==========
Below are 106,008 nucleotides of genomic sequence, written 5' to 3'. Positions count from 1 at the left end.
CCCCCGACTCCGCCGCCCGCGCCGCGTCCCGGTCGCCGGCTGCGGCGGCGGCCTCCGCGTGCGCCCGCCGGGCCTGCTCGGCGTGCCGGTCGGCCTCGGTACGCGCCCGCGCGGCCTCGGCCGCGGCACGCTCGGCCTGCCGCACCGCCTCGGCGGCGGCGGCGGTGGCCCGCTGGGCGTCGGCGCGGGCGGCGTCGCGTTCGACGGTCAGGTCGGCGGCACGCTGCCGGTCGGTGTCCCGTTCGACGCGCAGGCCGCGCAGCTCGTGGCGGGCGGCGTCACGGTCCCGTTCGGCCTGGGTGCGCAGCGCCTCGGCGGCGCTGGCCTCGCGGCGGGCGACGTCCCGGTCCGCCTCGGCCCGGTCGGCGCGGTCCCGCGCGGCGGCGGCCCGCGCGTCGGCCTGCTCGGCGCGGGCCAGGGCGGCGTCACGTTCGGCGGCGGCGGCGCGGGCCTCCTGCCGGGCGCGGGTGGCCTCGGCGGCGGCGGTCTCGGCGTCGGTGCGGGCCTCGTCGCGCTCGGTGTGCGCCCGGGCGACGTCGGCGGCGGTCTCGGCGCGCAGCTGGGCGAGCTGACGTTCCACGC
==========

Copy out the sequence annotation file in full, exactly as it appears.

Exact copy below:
Below are 106,008 nucleotides of genomic sequence, written 5' to 3'. Positions count from 1 at the left end.
CCCCCGACTCCGCCGCCCGCGCCGCGTCCCGGTCGCCGGCTGCGGCGGCGGCCTCCGCGTGCGCCCGCCGGGCCTGCTCGGCGTGCCGGTCGGCCTCGGTACGCGCCCGCGCGGCCTCGGCCGCGGCACGCTCGGCCTGCCGCACCGCCTCGGCGGCGGCGGCGGTGGCCCGCTGGGCGTCGGCGCGGGCGGCGTCGCGTTCGACGGTCAGGTCGGCGGCACGCTGCCGGTCGGTGTCCCGTTCGACGCGCAGGCCGCGCAGCTCGTGGCGGGCGGCGTCACGGTCCCGTTCGGCCTGGGTGCGCAGCGCCTCGGCGGCGCTGGCCTCGCGGCGGGCGACGTCCCGGTCCGCCTCGGCCCGGTCGGCGCGGTCCCGCGCGGCGGCGGCCCGCGCGTCGGCCTGCTCGGCGCGGGCCAGGGCGGCGTCACGTTCGGCGGCGGCGGCGCGGGCCTCCTGCCGGGCGCGGGTGGCCTCGGCGGCGGCGGTCTCGGCGTCGGTGCGGGCCTCGTCGCGCTCGGTGTGCGCCCGGGCGACGTCGGCGGCGGTCTCGGCGCGCAGCTGGGCGAGCTGACGTTCCACGC